Life Wellbeing Pros v cons of 2014’s hottest fitness trends

Pros v cons of 2014’s hottest fitness trends

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Running around with no shoes on, scaling obstacles covered in mud and squatting like a ballerina – these are the fitness trends of 2014.

If you’re as confused as we are, then read our simple explainer below on the pros and cons of each new fad way to get in shape.

1. Crossfit









Crossfit is an intense strength and conditioning workout that aims to build agility and stamina through heavy weightlifting and body weight exercises.

Workouts done in Crossfit studios will see you doing anything for deadlifts with heavy weights to handstand pushups. They focus on functional bodyweight exercises (think squatting, pushing, pulling) that are purported to be the best for getting fit.


– Group workouts are developed for you and are routinely varied so all you have to do is rock up.

– It encompasses a whole lifestyle approach that also focuses on diet and nutrition.

– Crossfit is high intensity so you can expect to burn fat, gain strength and see results.


– Crossfit is intense. A US study found that injury rates were as high as 73 per cent with shoulder and spine injuries dominating.

– Classes don’t take into account individual ability so people taking a class participate at their own risk.

– It’s more expensive than a typical gym with membership fees at around $50 per week.


2. Barefoot running









Modern running shoes are thought to inhibit proper foot function and the activation of foot muscles. Barefoot running encourages a more natural running gait with less heel striking and stress on joints.

Unfortunately many runners make the switch too quickly and injure themselves because barefoot running uses a different muscle group. Podiatrists and physios warn that the transition can take months.


– Barefoot running produces a more natural running stride with less stress on joints.

– Going barefoot activates the smaller muscles in your feet, hips and legs that are responsible for balance.

–  Barefoot running can strengthen your Achilles tendon and calf muscles.


– Barefoot running feels so good that most people transition way too quickly. This leads to stress fractures and pulled calf muscles.

– Podiatrists say that gait is more important than whether you are wearing shoes or not.

– Barefoot runners expose themselves to glass, rocks, nails and anything else on the ground.


3. Hip-hop yoga









Hip-hop yoga is yoga performed to the beats of music legends like Jay Z and Tupac. The idea of doing yoga to music was started in LA by Steve Ross, a former guitarist with Fleetwood Mac.

Hip-hop yoga officially landed in Australia last year when a student of Ross’ opened Yoga 213 studios in Melbourne and Sydney.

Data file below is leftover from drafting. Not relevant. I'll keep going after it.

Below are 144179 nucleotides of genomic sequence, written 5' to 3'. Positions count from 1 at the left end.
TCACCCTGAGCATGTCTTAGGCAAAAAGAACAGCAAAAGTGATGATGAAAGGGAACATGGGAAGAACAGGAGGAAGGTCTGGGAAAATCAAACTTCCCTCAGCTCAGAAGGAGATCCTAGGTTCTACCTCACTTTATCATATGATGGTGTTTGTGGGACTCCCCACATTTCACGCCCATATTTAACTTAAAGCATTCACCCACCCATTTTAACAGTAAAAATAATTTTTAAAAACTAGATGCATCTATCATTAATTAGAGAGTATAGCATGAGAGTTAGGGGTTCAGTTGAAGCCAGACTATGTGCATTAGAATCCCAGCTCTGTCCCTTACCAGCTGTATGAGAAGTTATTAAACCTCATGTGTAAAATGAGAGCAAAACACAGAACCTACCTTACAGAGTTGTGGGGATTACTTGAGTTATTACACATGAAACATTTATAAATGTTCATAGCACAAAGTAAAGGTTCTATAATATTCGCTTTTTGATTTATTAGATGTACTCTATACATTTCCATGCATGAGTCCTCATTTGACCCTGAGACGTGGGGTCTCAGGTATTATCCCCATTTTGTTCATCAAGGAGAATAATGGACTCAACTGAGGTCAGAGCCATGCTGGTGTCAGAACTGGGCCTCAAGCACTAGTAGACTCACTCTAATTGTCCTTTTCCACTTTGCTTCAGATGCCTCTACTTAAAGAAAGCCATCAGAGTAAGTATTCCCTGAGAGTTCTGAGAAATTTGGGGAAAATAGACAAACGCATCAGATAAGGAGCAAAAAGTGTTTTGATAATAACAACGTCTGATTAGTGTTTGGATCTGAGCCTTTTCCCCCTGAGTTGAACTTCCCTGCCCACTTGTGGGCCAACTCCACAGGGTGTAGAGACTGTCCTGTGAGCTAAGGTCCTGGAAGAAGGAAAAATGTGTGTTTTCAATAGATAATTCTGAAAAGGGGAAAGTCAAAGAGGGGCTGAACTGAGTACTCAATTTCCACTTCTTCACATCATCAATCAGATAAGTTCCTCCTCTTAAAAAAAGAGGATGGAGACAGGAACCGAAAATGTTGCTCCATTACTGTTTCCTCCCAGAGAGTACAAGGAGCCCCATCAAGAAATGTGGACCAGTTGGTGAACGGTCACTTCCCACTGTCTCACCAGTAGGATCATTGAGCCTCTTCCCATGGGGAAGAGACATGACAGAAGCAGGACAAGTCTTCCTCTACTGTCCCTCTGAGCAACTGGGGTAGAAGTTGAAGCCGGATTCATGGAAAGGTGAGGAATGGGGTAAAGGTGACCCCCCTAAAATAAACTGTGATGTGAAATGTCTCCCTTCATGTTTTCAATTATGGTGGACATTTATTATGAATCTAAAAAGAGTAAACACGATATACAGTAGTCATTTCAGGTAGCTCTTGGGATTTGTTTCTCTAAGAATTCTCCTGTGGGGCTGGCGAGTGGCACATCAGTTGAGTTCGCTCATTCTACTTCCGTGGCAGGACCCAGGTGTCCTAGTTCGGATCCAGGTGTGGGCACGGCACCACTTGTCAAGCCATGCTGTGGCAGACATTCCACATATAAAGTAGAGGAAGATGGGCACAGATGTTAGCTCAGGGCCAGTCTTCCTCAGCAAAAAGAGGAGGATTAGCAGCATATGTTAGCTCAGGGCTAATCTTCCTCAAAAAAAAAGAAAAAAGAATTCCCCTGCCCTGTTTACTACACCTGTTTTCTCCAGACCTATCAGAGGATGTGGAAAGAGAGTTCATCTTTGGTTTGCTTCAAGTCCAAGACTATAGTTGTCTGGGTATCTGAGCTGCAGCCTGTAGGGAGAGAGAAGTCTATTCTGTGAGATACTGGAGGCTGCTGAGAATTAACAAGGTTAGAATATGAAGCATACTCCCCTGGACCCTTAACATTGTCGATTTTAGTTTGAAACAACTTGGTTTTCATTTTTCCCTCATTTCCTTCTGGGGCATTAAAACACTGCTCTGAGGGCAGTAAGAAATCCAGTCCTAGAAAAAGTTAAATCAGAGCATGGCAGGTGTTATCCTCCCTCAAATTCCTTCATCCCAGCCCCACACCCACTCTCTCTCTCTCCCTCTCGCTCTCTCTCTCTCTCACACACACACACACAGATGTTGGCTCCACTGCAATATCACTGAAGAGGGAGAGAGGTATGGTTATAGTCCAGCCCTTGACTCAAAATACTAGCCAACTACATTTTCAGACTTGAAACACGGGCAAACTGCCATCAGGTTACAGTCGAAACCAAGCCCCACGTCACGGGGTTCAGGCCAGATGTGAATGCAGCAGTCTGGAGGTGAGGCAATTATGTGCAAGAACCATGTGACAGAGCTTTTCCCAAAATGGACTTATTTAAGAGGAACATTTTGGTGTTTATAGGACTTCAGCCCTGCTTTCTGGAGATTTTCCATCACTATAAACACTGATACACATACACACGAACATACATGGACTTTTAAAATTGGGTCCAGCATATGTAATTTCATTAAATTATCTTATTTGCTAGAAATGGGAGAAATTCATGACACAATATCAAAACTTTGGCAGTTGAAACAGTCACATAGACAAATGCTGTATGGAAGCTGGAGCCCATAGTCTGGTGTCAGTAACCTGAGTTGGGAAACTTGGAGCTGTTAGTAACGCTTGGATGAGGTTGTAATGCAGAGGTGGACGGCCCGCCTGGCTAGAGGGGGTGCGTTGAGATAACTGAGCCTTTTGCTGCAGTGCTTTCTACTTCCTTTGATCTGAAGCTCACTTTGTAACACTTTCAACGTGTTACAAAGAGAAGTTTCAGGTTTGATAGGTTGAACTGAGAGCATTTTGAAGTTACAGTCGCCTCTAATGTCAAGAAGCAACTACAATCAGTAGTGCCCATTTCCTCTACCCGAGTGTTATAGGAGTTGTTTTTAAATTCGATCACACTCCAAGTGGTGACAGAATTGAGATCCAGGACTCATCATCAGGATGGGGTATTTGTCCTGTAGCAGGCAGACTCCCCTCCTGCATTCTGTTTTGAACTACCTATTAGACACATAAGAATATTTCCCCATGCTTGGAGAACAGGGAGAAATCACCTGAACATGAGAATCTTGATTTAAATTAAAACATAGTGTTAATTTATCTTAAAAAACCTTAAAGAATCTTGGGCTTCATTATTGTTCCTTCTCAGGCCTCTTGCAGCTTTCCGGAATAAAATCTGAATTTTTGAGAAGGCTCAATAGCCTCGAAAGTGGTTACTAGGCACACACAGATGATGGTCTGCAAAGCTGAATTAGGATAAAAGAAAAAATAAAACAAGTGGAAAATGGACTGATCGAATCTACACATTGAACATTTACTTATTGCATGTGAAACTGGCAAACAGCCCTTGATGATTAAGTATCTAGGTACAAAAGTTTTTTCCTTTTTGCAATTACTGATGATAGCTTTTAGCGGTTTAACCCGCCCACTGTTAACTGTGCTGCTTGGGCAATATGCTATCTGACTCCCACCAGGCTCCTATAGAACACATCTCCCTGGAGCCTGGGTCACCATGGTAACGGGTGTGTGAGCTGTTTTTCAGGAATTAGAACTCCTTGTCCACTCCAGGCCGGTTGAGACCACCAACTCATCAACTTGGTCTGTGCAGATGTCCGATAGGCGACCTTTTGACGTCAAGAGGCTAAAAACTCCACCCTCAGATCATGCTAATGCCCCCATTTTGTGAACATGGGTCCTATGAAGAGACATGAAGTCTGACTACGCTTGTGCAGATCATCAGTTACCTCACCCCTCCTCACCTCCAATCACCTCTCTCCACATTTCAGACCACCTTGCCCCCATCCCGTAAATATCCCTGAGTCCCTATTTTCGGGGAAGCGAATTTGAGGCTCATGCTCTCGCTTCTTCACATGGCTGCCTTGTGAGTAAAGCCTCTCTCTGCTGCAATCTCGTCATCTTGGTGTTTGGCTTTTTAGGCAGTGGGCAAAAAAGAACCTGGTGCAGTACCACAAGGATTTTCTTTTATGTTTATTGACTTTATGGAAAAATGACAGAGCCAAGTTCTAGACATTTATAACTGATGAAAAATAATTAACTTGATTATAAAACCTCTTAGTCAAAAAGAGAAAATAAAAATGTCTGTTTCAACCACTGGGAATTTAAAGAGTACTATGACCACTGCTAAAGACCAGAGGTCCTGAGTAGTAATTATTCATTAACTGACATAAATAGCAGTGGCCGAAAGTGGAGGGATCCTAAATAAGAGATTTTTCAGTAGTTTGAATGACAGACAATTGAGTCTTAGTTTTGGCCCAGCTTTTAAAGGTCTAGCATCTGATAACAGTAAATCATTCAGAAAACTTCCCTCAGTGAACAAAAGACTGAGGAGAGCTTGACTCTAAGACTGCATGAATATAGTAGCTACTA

– Doing yoga to music can be a more fun and relaxing experience than a traditional yoga class.

– Music is tailored to the type of yoga class, with reggae and folk tunes like Bob Marley played in slower classes.

– Movements follow the beat of the music, helping you to synchronise your breathing.


– May not be as ‘spiritual’ as traditional yoga classes which have a soundtrack of little more than yogic breathing.

– There are currently only two hip-hop yoga studios in Australia.

– Depending on your budget it can be expensive, with monthly memberships at $200.


4. Tough Mudder and obstacle courses








Tough Mudder is an 18-20 km military-style obstacle course race that claims to be the toughest event on the planet. The event was develop by British Special Forces to test both mental and physical strength.

Obstacles on the course include pits of mud with electric shocks and sheer three metre walls that must be scaled.


– Participants report a strong sense camaraderie and emphasis on teamwork throughout the course.

– You can brag that you have completed the course and that you are one ‘Tough Mudder’.

– Obstacle courses test not only your fitness but also your mental strength.


– The chances of injury are high with obstacles like walls of fire. Most entrants do not emerge unscathed.

– Whether or not obstacle courses can be relied on as a regular form of exercise is questionable.

– Having to submerge yourself in ice water may not actually be that good for you.


5. Ballet barre









Ballet barre combines yoga, pilates and ballet to tone muscles and help posture. The workout promises to develop your strength and flexibility while giving you “the grace of a ballerina”.

It may sound like an easy workout, but the deep squats will apparently have your legs shaking in no time.


–  Ballet barre combines the muscle tightening results of pilates along with the lengthening that comes from yoga.

– There are a variety of classes with some focusing more on toning and others on yoga.

– Most studios offer shorter 50 minute classes at lunchtime.


– Weekly memberships are on the pricier side at $50.

– Not good for those who are looking for a more intense, cardio workout.

– This is a workout that will need to be done several times a week for results.

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